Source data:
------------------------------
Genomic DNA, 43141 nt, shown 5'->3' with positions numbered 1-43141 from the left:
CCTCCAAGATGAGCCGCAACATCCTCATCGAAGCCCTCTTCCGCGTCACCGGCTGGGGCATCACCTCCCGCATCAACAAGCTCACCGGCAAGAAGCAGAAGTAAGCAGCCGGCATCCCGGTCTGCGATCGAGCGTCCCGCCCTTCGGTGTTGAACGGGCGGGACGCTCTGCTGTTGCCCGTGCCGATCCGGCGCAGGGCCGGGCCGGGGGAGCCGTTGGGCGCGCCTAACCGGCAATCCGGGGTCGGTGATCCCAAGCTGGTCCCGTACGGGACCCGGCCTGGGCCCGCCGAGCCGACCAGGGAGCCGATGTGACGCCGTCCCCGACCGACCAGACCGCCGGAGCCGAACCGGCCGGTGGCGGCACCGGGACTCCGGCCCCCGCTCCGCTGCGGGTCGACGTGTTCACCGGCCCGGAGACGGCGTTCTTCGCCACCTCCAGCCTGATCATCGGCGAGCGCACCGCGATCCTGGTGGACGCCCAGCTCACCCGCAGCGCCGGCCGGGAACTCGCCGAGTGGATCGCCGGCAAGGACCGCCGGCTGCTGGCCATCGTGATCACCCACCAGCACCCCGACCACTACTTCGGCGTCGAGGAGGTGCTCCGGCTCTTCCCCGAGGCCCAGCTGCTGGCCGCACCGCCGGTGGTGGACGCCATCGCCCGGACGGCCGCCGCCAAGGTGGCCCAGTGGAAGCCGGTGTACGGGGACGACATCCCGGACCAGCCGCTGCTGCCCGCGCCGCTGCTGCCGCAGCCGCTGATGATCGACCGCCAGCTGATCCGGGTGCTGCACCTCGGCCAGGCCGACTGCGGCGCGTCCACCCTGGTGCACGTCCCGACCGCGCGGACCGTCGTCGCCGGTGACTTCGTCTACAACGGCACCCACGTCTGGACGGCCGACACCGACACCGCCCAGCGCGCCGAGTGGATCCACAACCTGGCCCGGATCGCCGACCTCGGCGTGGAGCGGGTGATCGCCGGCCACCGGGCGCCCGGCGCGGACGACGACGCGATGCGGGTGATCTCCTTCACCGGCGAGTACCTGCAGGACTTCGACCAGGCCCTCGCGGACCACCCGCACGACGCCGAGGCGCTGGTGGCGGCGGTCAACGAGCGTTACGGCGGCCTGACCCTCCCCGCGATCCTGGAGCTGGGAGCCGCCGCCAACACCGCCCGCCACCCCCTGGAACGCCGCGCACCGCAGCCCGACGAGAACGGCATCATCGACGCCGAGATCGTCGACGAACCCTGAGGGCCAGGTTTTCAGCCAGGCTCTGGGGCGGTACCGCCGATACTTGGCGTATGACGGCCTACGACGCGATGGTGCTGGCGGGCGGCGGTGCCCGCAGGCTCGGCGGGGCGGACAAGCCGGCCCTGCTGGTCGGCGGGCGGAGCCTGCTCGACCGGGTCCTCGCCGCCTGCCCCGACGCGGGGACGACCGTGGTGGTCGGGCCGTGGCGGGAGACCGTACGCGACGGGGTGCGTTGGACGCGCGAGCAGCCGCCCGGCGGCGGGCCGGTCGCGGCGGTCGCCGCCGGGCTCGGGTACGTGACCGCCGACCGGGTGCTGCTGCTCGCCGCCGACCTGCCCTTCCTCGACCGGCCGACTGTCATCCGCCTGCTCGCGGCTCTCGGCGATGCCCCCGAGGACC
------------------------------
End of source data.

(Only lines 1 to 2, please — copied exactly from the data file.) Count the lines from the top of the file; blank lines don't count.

Genomic DNA, 43141 nt, shown 5'->3' with positions numbered 1-43141 from the left:
CCTCCAAGATGAGCCGCAACATCCTCATCGAAGCCCTCTTCCGCGTCACCGGCTGGGGCATCACCTCCCGCATCAACAAGCTCACCGGCAAGAAGCAGAAGTAAGCAGCCGGCATCCCGGTCTGCGATCGAGCGTCCCGCCCTTCGGTGTTGAACGGGCGGGACGCTCTGCTGTTGCCCGTGCCGATCCGGCGCAGGGCCGGGCCGGGGGAGCCGTTGGGCGCGCCTAACCGGCAATCCGGGGTCGGTGATCCCAAGCTGGTCCCGTACGGGACCCGGCCTGGGCCCGCCGAGCCGACCAGGGAGCCGATGTGACGCCGTCCCCGACCGACCAGACCGCCGGAGCCGAACCGGCCGGTGGCGGCACCGGGACTCCGGCCCCCGCTCCGCTGCGGGTCGACGTGTTCACCGGCCCGGAGACGGCGTTCTTCGCCACCTCCAGCCTGATCATCGGCGAGCGCACCGCGATCCTGGTGGACGCCCAGCTCACCCGCAGCGCCGGCCGGGAACTCGCCGAGTGGATCGCCGGCAAGGACCGCCGGCTGCTGGCCATCGTGATCACCCACCAGCACCCCGACCACTACTTCGGCGTCGAGGAGGTGCTCCGGCTCTTCCCCGAGGCCCAGCTGCTGGCCGCACCGCCGGTGGTGGACGCCATCGCCCGGACGGCCGCCGCCAAGGTGGCCCAGTGGAAGCCGGTGTACGGGGACGACATCCCGGACCAGCCGCTGCTGCCCGCGCCGCTGCTGCCGCAGCCGCTGATGATCGACCGCCAGCTGATCCGGGTGCTGCACCTCGGCCAGGCCGACTGCGGCGCGTCCACCCTGGTGCACGTCCCGACCGCGCGGACCGTCGTCGCCGGTGACTTCGTCTACAACGGCACCCACGTCTGGACGGCCGACACCGACACCGCCCAGCGCGCCGAGTGGATCCACAACCTGGCCCGGATCGCCGACCTCGGCGTGGAGCGGGTGATCGCCGGCCACCGGGCGCCCGGCGCGGACGACGACGCGATGCGGGTGATCTCCTTCACCGGCGAGTACCTGCAGGACTTCGACCAGGCCCTCGCGGACCACCCGCACGACGCCGAGGCGCTGGTGGCGGCGGTCAACGAGCGTTACGGCGGCCTGACCCTCCCCGCGATCCTGGAGCTGGGAGCCGCCGCCAACACCGCCCGCCACCCCCTGGAACGCCGCGCACCGCAGCCCGACGAGAACGGCATCATCGACGCCGAGATCGTCGACGAACCCTGAGGGCCAGGTTTTCAGCCAGGCTCTGGGGCGGTACCGCCGATACTTGGCGTATGACGGCCTACGACGCGATGGTGCTGGCGGGCGGCGGTGCCCGCAGGCTCGGCGGGGCGGACAAGCCGGCCCTGCTGGTCGGCGGGCGGAGCCTGCTCGACCGGGTCCTCGCCGCCTGCCCCGACGCGGGGACGACCGTGGTGGTCGGGCCGTGGCGGGAGACCGTACGCGACGGGGTGCGTTGGACGCGCGAGCAGCCGCCCGGCGGCGGGCCGGTCGCGGCGGTCGCCGCCGGGCTCGGGTACGTGACCGCCGACCGGGTGCTGCTGCTCGCCGCCGACCTGCCCTTCCTCGACCGGCCGACTGTCATCCGCCTGCTCGCGGCTCTCGGCGATGCCCCCGAGGACC